Child abuse is one of the most troubling problems plaguing our society today. A significant number of children are physically, sexually and mentally abused every year. Recognizing that attorneys are some of the most likely professionals to come into contact with victims or perpetrators of child abuse, and that attorneys hold a place of respect and trust in our society, attorneys in Oregon are mandatory child abuse reporters. The Oregon State Bar requires attorneys to complete regular training in child abuse reporting as a part of their continuing legal education requirements. Andria Seo, of Crew Janci LLP in Portland, Oregon, will lead you through the first part of this program, covering mandatory child abuse reporting laws applicable to Oregon attorneys.
The second section of this course, led by attorney Faith Morse, covers the basic reporting requirements for elder abuse for attorneys under Oregon law. Elder abuse includes physical, emotional, and/or sexual abuse, as well as exploitation, neglect, and abandonment. Perpetrators can include other family members and staff at nursing homes, assisted living, and other facilities. Morse will address the circumstances under which reporting is required, and exceptions to the reporting rules.
Andria Seo is an Associate Attorney at Crew Janci LLP. Andria is a graduate of the New York University School of Law. During law school, she worked with the National Center for Youth Law, the Legal Aid Society, and the NYCLU. Prior to joining the team at Crew Janci LLP, Andria advocated for vulnerable children and their families as a staff attorney at Partnership for Children’s Rights, a nonprofit based in New York City. Andria also previously worked assisting in the representation of victims of a terrorist attack in civil suits. Andria moved to Portland in 2016 and joined Crew Janci LLP in 2017. She is admitted to practice in Oregon and New York.
Faith graduated from Willamette University College of Law magna cum laude. She received the National Association of Women Lawyers Outstanding Law Graduate Award and the Bruce Spaulding Memorial Award for Trial Advocacy. During law school, Faith served as Editor-in-Chief of Willamette Law Online, Executive Editor of the Willamette Journal of International Law and Dispute Resolution, was a member of the Pro Bono Honors Society, a volunteer for the Willamette University Public Interest Law Project, and served in various positions in other extra-curricular groups. Faith’s interest in serving people and justice led her to practice with Kelly L. Andersen, P.C.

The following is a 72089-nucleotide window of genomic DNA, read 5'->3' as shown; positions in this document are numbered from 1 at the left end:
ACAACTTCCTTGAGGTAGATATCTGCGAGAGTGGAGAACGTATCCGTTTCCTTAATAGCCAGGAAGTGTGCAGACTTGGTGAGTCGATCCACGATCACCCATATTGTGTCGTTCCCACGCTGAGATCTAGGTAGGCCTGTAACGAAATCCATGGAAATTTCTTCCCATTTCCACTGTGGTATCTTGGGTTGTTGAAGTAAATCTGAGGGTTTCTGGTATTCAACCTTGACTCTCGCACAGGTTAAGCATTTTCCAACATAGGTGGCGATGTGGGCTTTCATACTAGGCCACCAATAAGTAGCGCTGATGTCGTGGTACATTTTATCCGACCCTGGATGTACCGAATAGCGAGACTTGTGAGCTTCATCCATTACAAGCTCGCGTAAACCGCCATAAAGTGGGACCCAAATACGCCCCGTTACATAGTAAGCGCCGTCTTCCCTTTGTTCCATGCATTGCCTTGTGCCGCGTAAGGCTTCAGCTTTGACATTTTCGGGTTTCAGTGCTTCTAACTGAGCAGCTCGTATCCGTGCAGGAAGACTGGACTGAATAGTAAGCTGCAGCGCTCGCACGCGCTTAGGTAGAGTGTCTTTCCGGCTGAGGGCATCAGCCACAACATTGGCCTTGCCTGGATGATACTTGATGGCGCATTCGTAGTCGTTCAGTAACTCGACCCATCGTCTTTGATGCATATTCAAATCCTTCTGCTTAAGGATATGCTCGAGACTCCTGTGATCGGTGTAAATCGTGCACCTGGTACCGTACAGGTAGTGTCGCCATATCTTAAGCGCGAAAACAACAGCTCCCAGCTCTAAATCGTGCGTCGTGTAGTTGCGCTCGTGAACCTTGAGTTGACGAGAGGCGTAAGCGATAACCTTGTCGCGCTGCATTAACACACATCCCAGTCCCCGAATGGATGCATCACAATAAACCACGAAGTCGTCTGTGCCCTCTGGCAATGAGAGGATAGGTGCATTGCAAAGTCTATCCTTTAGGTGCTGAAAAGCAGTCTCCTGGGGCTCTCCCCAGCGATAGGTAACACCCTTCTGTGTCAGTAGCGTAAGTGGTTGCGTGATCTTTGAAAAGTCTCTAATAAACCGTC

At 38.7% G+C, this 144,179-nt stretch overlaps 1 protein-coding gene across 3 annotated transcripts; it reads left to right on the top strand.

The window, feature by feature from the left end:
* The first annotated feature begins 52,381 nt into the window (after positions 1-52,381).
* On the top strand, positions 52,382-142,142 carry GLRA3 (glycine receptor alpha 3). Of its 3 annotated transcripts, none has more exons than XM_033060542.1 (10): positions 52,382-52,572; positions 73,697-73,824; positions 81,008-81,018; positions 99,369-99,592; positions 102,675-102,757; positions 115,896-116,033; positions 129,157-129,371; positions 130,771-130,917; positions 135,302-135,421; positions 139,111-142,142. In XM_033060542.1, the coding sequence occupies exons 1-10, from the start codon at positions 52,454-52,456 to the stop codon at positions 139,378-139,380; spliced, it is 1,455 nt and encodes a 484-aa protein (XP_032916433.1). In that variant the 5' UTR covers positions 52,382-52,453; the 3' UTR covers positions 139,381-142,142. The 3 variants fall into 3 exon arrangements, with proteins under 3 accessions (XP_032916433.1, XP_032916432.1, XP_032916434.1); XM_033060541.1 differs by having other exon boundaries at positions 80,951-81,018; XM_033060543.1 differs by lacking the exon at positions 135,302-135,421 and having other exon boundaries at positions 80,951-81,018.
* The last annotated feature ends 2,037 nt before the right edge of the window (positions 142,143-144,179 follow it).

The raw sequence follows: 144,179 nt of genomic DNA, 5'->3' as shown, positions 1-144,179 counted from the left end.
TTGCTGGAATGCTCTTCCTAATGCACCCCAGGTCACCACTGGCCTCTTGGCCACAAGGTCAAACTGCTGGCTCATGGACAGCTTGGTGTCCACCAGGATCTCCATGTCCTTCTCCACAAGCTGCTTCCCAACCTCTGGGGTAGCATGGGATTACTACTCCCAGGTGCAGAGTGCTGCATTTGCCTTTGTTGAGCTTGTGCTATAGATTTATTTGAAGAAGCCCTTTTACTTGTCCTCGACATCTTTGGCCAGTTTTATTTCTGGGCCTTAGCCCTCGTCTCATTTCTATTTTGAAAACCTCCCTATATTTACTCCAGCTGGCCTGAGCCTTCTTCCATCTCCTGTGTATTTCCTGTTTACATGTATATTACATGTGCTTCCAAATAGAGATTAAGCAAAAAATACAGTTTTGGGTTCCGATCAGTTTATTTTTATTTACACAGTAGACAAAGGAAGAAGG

Faith is a member of the Oregon State Bar Association, the Oregon Trial Lawyers Association, the American Inns of Court, the American Association for Justice, and the Jackson County Bar Association. In 2017 she received the Oregon Super Lawyer Rising Star Award.
During law school, Faith worked one-on-one with struggling students to help teach them legal writing and research methods. She worked on plaintiff-side issues in worker’s compensation and social security disability by helping research, develop and edit briefs for filing in an administrative forum, in the U.S. Federal District Court, and in the Oregon Court of Appeals. She worked as a legal intern in the International Human Rights Clinic on a report on Oregon’s infrastructure response to human trafficking published in June 2010. She worked with a team for End Child Prostitution and Trafficking (ECPAT) in New York to analyze the laws regarding child prostitution in all 50 states. She also helped prepare draft rules and commentary for the Committee to Review the Oregon Judicial Code.
In addition to her law degree, Faith earned a Master’s Degree in Business Administration (MBA). While studying for her MBA, she was named a Willamette MBA Scholar, received the Exceptional Performance Award for Integrated Knowledge Evaluation Week, and won the Fitzhenry Joint Degree Scholar Award.
From a young age, Faith has been involved in community service. From volunteering with programs to serve the homeless, to working with young children at her church, Faith has always enjoyed helping others. The same passion and drive that sent her to Mexico to build houses for homeless families led her to law school. She continues volunteering for community groups and is involved in many activities, including organizing and hosting events raising awareness about human trafficking in Oregon. Faith continues seeking out opportunities to serve in the community and enjoys volunteering.
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